The gambit is designed to limit damage to the Chinese economy. “Unlike Trump, the Chinese recognize that tariffs are a tax [on consumers and producers],” notes Lardy. The gap between the higher prices U.S. producers are forced to charge versus rivals from France or Japan put stateside exporters at a big competitive disadvantage, both against other foreign suppliers, and domestic Chinese producers.
According to the PIIE economists, China is not paying significantly more for the soybeans, chemicals and other products that it used to buy from America, and now sources from Argentina or Canada. Even if the third party prices are slightly higher, they’re offset by the reduction in tariffs on all non-U.S. suppliers. As a result, say the PIIE economists, China is shouldering virtually no deadweight costs at all. It’s remarkable that U.S. tariffs have driven China to the market-driven, trade-enhancing reform shift of lowering barriers to the rest of the world.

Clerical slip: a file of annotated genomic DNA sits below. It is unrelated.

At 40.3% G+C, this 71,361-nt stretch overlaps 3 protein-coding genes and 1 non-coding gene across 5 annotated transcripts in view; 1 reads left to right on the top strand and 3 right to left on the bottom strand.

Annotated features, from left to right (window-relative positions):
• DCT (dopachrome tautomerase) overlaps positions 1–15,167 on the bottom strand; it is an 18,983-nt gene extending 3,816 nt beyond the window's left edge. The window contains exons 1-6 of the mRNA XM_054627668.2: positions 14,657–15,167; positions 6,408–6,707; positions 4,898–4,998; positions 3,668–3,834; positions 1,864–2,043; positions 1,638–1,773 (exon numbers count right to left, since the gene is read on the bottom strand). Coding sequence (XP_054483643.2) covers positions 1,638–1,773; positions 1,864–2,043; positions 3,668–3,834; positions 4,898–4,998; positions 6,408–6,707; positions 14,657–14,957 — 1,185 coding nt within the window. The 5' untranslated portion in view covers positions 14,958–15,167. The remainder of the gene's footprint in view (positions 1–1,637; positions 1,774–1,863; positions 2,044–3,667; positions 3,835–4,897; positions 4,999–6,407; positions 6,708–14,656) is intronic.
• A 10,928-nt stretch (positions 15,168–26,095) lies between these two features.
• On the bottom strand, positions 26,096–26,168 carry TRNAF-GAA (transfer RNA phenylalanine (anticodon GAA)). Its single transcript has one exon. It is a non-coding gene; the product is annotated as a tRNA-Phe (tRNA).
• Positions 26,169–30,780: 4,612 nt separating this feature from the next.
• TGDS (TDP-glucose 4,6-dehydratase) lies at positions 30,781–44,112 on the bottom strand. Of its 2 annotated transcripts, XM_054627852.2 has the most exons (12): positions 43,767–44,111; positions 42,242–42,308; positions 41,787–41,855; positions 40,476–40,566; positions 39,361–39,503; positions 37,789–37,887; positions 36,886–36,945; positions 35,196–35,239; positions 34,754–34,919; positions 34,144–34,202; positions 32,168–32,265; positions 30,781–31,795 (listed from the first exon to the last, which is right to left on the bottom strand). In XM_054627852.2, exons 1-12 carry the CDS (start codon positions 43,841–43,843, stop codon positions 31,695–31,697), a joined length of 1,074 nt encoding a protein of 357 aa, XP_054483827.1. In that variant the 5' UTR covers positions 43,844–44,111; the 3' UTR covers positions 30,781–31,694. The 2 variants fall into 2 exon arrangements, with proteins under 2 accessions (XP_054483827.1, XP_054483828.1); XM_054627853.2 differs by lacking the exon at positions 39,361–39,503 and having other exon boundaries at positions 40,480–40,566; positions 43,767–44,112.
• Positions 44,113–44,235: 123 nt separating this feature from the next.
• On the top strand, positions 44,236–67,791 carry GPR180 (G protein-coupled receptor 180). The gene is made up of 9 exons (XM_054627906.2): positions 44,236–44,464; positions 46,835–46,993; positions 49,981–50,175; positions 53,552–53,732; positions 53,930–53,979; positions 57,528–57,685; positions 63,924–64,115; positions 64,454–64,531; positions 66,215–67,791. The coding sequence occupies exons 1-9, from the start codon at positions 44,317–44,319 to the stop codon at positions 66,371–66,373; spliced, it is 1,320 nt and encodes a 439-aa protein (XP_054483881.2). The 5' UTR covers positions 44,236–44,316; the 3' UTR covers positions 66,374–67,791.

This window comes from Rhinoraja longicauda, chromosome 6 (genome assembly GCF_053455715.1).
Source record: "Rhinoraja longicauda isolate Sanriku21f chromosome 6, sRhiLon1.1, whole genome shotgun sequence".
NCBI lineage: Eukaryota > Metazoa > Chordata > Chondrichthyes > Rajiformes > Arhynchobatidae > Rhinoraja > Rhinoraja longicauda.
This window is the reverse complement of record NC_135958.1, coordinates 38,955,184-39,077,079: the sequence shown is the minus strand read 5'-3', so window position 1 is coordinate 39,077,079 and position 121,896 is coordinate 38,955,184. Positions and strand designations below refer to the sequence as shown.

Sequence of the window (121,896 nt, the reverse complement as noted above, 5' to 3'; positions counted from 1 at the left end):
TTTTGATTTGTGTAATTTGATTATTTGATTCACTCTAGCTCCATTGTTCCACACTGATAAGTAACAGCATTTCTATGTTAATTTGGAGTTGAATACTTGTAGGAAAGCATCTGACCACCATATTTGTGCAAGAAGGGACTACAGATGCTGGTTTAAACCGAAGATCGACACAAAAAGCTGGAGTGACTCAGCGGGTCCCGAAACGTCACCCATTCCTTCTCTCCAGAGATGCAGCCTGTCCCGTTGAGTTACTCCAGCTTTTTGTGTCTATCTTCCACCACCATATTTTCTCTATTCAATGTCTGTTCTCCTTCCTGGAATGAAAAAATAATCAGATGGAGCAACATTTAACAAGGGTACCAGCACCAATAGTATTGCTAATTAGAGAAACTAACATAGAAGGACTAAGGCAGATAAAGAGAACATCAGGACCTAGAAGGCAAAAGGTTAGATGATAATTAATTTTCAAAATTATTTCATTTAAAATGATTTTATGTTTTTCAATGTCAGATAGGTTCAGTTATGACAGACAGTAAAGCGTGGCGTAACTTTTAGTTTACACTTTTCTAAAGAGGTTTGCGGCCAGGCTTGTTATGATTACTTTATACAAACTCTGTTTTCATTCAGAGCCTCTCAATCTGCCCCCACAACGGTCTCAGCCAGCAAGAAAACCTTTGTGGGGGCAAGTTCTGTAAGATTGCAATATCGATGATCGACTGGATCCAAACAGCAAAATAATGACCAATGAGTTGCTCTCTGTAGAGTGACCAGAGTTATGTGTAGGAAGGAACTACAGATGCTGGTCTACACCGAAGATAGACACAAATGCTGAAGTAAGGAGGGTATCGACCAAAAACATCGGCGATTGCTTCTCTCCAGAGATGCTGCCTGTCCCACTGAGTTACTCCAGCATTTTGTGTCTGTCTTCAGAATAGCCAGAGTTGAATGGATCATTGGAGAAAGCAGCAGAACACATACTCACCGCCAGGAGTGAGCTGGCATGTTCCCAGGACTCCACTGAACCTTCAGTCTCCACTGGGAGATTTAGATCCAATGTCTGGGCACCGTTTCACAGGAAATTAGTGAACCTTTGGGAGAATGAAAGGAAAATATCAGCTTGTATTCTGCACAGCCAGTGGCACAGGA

Projected deadweight cost to China: zero.
The U.S., on the other hand, has either imposed, or plans to impose, average tariffs 25% or more on all Chinese imports. When American families or importers pay higher prices for sneakers, circuit boards, or farm machinery, the Treasury recoups an equivalent amount in tax revenue via the tariffs. That money is available, for example, to be rebated to farmers, who received $12 billion extra subsidies in 2018 to compensate for the hit to trade. So the tax receipts blunt the blow from higher prices, leaving economic growth about the same. But as tariffs on Chinese finished goods and components have grown, U.S. importers increasingly source the same products and parts from Vietnam, Singapore and EU nations, at higher costs. At a 25% tariff on Chinese clothing, it’s worth it to pay an extra 10% to 15% for the same shirts and jeans from Malaysia.